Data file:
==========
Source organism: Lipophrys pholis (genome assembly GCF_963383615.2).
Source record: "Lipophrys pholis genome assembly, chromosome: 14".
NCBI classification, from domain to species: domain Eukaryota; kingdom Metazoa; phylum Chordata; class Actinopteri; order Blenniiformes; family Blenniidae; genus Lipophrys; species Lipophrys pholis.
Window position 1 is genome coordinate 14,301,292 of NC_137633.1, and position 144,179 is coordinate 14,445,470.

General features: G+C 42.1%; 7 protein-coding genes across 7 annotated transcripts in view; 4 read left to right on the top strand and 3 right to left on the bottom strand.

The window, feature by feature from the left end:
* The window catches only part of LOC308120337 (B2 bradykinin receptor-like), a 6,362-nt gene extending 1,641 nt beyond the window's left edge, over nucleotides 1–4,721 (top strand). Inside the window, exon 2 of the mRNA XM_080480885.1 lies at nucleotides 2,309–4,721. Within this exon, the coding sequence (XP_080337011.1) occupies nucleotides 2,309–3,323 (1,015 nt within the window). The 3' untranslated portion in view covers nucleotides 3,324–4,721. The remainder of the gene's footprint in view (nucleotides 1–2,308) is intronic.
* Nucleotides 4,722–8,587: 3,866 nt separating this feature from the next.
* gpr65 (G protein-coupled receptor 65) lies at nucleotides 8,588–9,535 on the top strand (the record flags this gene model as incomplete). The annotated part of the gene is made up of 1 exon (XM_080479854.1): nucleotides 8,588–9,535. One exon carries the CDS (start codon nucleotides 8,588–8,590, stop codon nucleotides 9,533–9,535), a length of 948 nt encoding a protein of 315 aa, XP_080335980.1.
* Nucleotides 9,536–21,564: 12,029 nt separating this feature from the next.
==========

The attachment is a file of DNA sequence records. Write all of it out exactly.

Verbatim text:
Source organism: Lipophrys pholis (genome assembly GCF_963383615.2).
Source record: "Lipophrys pholis genome assembly, chromosome: 14".
NCBI classification, from domain to species: domain Eukaryota; kingdom Metazoa; phylum Chordata; class Actinopteri; order Blenniiformes; family Blenniidae; genus Lipophrys; species Lipophrys pholis.
Window position 1 is genome coordinate 14,301,292 of NC_137633.1, and position 144,179 is coordinate 14,445,470.

General features: G+C 42.1%; 7 protein-coding genes across 7 annotated transcripts in view; 4 read left to right on the top strand and 3 right to left on the bottom strand.

The window, feature by feature from the left end:
* The window catches only part of LOC308120337 (B2 bradykinin receptor-like), a 6,362-nt gene extending 1,641 nt beyond the window's left edge, over nucleotides 1–4,721 (top strand). Inside the window, exon 2 of the mRNA XM_080480885.1 lies at nucleotides 2,309–4,721. Within this exon, the coding sequence (XP_080337011.1) occupies nucleotides 2,309–3,323 (1,015 nt within the window). The 3' untranslated portion in view covers nucleotides 3,324–4,721. The remainder of the gene's footprint in view (nucleotides 1–2,308) is intronic.
* Nucleotides 4,722–8,587: 3,866 nt separating this feature from the next.
* gpr65 (G protein-coupled receptor 65) lies at nucleotides 8,588–9,535 on the top strand (the record flags this gene model as incomplete). The annotated part of the gene is made up of 1 exon (XM_080479854.1): nucleotides 8,588–9,535. One exon carries the CDS (start codon nucleotides 8,588–8,590, stop codon nucleotides 9,533–9,535), a length of 948 nt encoding a protein of 315 aa, XP_080335980.1.
* Nucleotides 9,536–21,564: 12,029 nt separating this feature from the next.